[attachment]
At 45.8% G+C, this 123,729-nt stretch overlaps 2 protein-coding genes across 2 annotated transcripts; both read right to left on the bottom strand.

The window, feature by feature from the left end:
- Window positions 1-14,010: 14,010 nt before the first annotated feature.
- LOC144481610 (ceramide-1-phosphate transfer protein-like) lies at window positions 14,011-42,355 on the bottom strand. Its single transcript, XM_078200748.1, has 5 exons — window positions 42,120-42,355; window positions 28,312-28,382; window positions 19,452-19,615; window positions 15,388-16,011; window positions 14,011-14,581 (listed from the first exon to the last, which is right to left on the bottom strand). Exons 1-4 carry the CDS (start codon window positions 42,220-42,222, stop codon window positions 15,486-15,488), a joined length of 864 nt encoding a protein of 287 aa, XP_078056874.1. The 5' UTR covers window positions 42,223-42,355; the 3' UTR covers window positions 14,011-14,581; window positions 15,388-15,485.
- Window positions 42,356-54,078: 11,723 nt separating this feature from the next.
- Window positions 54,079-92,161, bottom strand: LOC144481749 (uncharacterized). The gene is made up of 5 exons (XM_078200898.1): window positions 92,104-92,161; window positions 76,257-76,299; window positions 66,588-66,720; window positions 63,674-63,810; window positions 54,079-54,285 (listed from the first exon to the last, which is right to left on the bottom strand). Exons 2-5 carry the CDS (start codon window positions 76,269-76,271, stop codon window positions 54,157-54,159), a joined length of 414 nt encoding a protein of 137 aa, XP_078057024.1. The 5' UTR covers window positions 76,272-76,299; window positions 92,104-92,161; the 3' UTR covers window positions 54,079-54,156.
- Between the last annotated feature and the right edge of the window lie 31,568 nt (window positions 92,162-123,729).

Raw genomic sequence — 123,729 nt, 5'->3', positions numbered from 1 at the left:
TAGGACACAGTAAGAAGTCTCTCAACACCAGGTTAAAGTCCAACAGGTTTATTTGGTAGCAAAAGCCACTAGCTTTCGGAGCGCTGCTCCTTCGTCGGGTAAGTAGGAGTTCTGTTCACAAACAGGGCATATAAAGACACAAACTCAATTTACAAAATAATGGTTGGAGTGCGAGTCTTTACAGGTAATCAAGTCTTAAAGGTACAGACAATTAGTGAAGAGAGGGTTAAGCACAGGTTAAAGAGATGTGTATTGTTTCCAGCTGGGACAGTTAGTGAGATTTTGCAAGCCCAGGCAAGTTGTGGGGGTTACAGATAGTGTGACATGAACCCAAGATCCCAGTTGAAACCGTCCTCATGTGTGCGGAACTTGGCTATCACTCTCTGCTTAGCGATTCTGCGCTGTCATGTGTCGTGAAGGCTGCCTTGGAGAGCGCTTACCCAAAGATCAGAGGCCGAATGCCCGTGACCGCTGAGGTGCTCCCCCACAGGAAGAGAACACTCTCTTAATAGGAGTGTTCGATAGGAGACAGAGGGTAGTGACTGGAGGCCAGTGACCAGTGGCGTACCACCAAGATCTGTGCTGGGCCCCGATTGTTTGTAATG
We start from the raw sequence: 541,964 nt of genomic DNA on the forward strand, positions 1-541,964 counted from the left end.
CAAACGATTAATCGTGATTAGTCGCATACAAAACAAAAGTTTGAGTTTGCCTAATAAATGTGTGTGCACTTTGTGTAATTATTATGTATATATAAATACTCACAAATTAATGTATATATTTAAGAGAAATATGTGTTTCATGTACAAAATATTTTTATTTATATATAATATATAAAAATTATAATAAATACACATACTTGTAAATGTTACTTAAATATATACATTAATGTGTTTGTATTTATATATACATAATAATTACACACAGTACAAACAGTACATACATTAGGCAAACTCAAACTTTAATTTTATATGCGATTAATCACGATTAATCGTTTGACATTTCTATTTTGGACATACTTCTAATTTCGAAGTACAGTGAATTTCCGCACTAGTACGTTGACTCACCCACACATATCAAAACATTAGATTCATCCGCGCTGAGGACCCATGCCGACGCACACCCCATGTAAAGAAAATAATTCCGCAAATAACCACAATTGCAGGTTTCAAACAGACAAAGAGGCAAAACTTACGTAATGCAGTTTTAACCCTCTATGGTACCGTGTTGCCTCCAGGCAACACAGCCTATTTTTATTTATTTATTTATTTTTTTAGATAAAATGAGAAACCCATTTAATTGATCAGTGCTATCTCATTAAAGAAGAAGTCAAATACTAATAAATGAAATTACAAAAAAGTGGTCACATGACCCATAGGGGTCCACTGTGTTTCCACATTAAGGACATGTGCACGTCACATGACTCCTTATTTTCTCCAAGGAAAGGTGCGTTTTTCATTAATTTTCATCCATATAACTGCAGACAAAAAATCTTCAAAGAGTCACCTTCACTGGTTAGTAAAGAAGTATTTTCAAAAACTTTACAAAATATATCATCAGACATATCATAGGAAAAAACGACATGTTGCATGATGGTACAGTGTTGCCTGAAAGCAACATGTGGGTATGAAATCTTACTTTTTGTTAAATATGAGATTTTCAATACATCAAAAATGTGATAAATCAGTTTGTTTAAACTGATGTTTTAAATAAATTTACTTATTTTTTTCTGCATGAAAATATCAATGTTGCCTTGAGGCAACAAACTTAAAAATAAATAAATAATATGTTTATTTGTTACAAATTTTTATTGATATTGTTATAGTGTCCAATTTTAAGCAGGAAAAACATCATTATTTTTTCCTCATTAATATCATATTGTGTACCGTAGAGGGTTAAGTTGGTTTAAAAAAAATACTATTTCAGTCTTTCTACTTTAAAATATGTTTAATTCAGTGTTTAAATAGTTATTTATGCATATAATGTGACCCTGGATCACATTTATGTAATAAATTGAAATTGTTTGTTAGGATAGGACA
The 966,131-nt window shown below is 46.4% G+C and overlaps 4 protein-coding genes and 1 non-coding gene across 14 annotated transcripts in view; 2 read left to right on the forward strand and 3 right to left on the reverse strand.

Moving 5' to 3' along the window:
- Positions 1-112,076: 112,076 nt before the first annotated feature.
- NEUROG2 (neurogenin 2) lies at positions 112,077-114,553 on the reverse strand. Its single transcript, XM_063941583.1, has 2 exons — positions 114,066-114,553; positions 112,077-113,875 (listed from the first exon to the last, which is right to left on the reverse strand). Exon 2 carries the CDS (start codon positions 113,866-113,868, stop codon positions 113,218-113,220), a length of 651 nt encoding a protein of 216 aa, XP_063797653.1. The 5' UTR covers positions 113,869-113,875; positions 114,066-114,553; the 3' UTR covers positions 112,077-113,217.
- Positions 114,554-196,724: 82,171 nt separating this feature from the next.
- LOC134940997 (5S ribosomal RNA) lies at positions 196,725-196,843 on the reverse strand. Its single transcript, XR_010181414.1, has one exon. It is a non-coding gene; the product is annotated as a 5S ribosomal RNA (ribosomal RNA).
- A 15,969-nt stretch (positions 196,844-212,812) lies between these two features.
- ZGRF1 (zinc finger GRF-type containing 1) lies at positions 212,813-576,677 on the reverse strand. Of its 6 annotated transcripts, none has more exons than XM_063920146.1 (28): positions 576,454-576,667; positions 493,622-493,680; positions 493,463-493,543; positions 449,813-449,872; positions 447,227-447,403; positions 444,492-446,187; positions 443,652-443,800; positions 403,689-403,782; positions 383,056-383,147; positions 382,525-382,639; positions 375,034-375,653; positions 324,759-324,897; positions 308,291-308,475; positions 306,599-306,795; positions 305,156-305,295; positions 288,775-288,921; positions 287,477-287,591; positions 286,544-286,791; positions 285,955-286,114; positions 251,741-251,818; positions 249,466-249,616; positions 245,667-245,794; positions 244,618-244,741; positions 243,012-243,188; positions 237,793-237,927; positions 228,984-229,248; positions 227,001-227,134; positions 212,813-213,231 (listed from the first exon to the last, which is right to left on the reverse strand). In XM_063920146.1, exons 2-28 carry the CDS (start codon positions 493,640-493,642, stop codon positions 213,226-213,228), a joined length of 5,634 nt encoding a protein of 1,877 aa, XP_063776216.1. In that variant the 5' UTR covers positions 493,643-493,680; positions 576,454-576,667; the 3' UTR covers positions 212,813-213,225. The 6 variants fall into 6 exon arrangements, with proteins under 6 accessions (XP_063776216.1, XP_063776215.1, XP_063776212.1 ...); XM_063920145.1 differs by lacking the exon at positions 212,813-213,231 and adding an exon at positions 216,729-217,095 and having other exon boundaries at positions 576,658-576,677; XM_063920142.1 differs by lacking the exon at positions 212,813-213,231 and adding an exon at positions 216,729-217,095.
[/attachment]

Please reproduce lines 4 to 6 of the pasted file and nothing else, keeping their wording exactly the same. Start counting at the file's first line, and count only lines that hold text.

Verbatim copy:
- LOC144481610 (ceramide-1-phosphate transfer protein-like) lies at window positions 14,011-42,355 on the bottom strand. Its single transcript, XM_078200748.1, has 5 exons — window positions 42,120-42,355; window positions 28,312-28,382; window positions 19,452-19,615; window positions 15,388-16,011; window positions 14,011-14,581 (listed from the first exon to the last, which is right to left on the bottom strand). Exons 1-4 carry the CDS (start codon window positions 42,220-42,222, stop codon window positions 15,486-15,488), a joined length of 864 nt encoding a protein of 287 aa, XP_078056874.1. The 5' UTR covers window positions 42,223-42,355; the 3' UTR covers window positions 14,011-14,581; window positions 15,388-15,485.
- Window positions 42,356-54,078: 11,723 nt separating this feature from the next.
- Window positions 54,079-92,161, bottom strand: LOC144481749 (uncharacterized). The gene is made up of 5 exons (XM_078200898.1): window positions 92,104-92,161; window positions 76,257-76,299; window positions 66,588-66,720; window positions 63,674-63,810; window positions 54,079-54,285 (listed from the first exon to the last, which is right to left on the bottom strand). Exons 2-5 carry the CDS (start codon window positions 76,269-76,271, stop codon window positions 54,157-54,159), a joined length of 414 nt encoding a protein of 137 aa, XP_078057024.1. The 5' UTR covers window positions 76,272-76,299; window positions 92,104-92,161; the 3' UTR covers window positions 54,079-54,156.